- ${.PVC.annotations.csi.juicefs.com/additional-mount-options}

Usage

Users need to create Secrets for their own metadata engine and data storage, including paths and authentication information.

apiVersion: v1  
kind: Secret
metadata:
name: myjfs
type: Opaque
stringData:
# JuiceFS file system name
name: myjfs
# MINIO_ROOT_USER
access-key: user
# MINIO_ROOT_PASSWORD
secret-key: password
# The path for the metadata engine Redis
metaurl: redis://:@redis.user1.svc.cluster.local:6379/0
# minio
storage: minio
# bucket1
bucket: http://nubes-s3-proxy.user1.svc.cluster.local:10000/bucket1
# https://juicefs.com/docs/community/command_reference/#format
format-options: trash-days=0,block-size=16384

Define a PVC and set the following annotations:

  • `csi.juicefs.com/secret-name`: Specify the referenced Secret name.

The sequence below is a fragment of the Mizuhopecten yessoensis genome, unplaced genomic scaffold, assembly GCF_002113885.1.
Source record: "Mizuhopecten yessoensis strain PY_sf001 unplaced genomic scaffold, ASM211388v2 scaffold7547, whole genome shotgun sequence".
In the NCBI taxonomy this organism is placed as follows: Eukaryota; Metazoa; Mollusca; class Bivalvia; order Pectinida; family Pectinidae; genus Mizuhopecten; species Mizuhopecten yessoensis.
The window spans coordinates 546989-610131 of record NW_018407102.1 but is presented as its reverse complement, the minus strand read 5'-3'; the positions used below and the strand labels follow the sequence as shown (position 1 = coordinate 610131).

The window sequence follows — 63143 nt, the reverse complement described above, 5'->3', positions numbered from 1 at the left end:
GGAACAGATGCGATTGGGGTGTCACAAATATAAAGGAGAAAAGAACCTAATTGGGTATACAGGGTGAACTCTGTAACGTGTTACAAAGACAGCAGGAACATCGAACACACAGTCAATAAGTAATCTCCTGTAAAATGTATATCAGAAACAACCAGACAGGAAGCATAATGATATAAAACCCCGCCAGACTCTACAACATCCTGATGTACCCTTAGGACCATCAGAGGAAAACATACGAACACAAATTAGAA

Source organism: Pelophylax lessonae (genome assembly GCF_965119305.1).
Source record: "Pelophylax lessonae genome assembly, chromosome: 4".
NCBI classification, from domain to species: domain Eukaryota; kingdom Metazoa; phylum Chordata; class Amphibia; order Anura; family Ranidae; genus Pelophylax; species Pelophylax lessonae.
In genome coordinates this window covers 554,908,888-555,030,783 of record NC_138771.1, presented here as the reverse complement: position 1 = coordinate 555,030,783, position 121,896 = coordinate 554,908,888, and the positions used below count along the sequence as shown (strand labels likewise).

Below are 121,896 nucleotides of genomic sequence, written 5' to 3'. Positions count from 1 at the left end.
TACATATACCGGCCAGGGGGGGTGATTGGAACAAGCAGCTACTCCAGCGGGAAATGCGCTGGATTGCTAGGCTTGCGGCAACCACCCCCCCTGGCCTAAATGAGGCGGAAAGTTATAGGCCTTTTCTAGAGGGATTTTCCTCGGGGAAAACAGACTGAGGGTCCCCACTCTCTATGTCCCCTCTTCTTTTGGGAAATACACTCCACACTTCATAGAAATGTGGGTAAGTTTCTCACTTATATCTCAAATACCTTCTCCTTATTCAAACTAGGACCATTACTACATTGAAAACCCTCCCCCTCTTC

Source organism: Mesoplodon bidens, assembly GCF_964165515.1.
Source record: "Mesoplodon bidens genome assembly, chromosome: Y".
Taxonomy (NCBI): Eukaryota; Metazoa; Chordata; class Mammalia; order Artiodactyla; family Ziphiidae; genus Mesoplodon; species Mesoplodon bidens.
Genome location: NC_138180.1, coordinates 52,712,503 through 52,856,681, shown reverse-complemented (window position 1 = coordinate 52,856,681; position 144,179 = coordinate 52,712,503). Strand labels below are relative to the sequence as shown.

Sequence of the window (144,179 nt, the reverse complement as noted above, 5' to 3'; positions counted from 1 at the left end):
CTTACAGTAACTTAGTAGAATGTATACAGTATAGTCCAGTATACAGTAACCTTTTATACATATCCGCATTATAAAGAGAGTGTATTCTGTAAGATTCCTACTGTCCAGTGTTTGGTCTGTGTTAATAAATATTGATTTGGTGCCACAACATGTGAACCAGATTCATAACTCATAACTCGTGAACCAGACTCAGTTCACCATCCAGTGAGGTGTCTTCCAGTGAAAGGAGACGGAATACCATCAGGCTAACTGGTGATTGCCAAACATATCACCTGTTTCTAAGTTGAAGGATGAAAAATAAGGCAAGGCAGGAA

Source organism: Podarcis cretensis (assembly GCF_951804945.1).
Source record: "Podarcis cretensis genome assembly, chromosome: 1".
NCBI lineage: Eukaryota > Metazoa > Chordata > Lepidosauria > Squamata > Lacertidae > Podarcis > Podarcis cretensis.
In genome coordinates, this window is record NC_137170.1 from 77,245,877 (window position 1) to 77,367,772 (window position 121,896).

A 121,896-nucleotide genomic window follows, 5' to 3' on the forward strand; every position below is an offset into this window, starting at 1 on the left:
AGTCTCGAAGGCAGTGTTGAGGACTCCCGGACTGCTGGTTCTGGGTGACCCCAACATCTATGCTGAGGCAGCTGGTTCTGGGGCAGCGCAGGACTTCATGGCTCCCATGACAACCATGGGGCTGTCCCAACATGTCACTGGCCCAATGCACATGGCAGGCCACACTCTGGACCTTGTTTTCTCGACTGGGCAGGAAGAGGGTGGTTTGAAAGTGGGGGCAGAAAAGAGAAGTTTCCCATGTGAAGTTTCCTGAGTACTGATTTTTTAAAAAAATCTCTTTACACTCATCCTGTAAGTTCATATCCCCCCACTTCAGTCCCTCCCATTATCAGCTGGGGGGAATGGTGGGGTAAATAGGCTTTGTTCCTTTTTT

• `csi.juicefs.com/subdir`: If it’s a new volume, specify the PVC name. If you want to mount an existing JuiceFS path, you can specify the desired path.
  • `csi.juicefs.com/additional-mount-options`: Add JuiceFS mount options tailored to the workload. For details, see the mount document.
apiVersion: v1  
kind: PersistentVolumeClaim
metadata:
name: myjfs
annotations:
csi.juicefs.com/secret-name: myjfs # The Secret name created earlier
csi.juicefs.com/subdir: myjfs # Path in the JuiceFS file system
csi.juicefs.com/additional-mount-options: "writeback,upload-delay=1m" # Add JuiceFS settings if necessary.
spec:
accessModes:
- ReadWriteMany
resources:
requests:
storage: 100Gi
storageClassName: juicefs

After creating Secrets and PVCs, users can use them just like normal volumes. The example below demonstrates how to mount the myjfs PVC to /data in a Pod:

apiVersion: v1  
kind: Pod
metadata:
name: example
spec:
containers:
- name: app
...
volumeMounts:
- mountPath: /data
name: juicefs-pv
volumes:
- name: juicefs-pv
persistentVolumeClaim:
claimName: myjfs

Performance tests

Based on JuiceFS performance benchmark tests, its performance was superior to Amazon EFS and s3fs:

JuiceFS vs. EFS vs. s3fs

However, we needed to verify the performance when using nubes object storage and HDFS as data storage, instead of EFS or s3fs.